It’ every parent’s nightmare, when their child falls sick. Kids frequently catch a fever, especially in the early years. Matters only get terrifying when they throw convulsions during a febrile episode. Are these fits dangerous? Do they recur later in life? What, if anything, should be done?

What are febrile convulsions?

Febrile convulsions or seizures occur only with elevated body temperatures, or fever, of 38°C (100.4 °F) or more. They tend to affect children between 3 months to 6 years of age, and are the most common in the second year of life. Remember, febrile seizures are not epilepsy, which is a long-lasting, often lifelong, disorder.

These convulsions can be of two types:

  • Simple, which last for several minutes, but not more than 15 minutes. It involves the whole body, which shakes and twists. The child’s eyes might roll. He/ she may moan, fall unconscious, vomit or pass urine during the episode.
  • Complex, where the convulsions last more than 15 minutes, may involve only part of the body and can reoccur within 24 hours.

What should I do during a febrile seizure?

Stay calm and follow these steps:

  • Place your child on his side to prevent choking, and on a surface from here he won’t fall.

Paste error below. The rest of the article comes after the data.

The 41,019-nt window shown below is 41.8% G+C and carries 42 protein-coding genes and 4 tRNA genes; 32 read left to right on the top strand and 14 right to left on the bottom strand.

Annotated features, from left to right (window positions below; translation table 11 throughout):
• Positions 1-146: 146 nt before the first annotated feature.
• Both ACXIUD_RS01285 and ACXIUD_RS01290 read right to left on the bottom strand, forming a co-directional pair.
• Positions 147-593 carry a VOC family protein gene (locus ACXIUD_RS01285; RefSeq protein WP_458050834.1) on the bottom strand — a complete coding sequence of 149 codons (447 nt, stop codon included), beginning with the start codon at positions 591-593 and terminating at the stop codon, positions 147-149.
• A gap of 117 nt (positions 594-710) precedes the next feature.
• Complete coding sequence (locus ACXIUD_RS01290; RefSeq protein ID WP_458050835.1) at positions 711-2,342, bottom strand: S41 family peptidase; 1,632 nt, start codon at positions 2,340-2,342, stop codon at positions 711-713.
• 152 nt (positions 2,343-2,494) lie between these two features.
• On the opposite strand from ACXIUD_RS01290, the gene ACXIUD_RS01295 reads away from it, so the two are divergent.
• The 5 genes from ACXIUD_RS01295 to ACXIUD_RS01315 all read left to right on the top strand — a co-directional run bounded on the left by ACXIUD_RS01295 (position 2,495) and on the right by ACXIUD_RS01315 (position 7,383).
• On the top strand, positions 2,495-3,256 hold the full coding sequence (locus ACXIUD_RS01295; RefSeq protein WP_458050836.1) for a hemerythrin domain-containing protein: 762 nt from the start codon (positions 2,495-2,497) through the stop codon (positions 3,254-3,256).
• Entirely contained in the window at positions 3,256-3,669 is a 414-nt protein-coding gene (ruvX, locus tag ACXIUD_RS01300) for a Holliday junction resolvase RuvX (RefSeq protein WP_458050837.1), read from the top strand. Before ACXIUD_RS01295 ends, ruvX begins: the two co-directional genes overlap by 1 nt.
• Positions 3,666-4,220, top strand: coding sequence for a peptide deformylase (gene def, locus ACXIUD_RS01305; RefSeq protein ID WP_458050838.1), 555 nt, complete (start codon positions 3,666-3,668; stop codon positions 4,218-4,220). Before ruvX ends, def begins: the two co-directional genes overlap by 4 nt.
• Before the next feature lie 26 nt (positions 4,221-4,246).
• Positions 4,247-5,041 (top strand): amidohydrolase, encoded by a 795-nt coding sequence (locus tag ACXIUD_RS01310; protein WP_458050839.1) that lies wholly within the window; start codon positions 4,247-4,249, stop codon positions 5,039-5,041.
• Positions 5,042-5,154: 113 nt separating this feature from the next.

• Do not put anything in your child’s mouth.
  • Let the convulsion proceed on its own, and do not interfere with the movements, or try to stop them.
  • Time the seizure. If it lasts for more than 5 minutes, call an ambulance or get him to the nearest hospital quickly.
  • Loosen tight or restrictive clothing.
  • Remove sharp objects from the vicinity.
  • If your child seems not to recover quickly after the convulsion, seek medical attention immediately.

Are febrile convulsions dangerous?

Majority of these seizures do not cause any long-term effects or brain damage. There is higher risk of injury from falling or sharp objects. Most of these children do not go on to develop epilepsy later in life.
As such, no medication is required soon after or to prevent further recurrences. Your doctor may prescribe anti-convulsant drugs or sedatives, based on the risk-benefit ratio. If in doubt, it is best to consult a child specialist for further recommendations.

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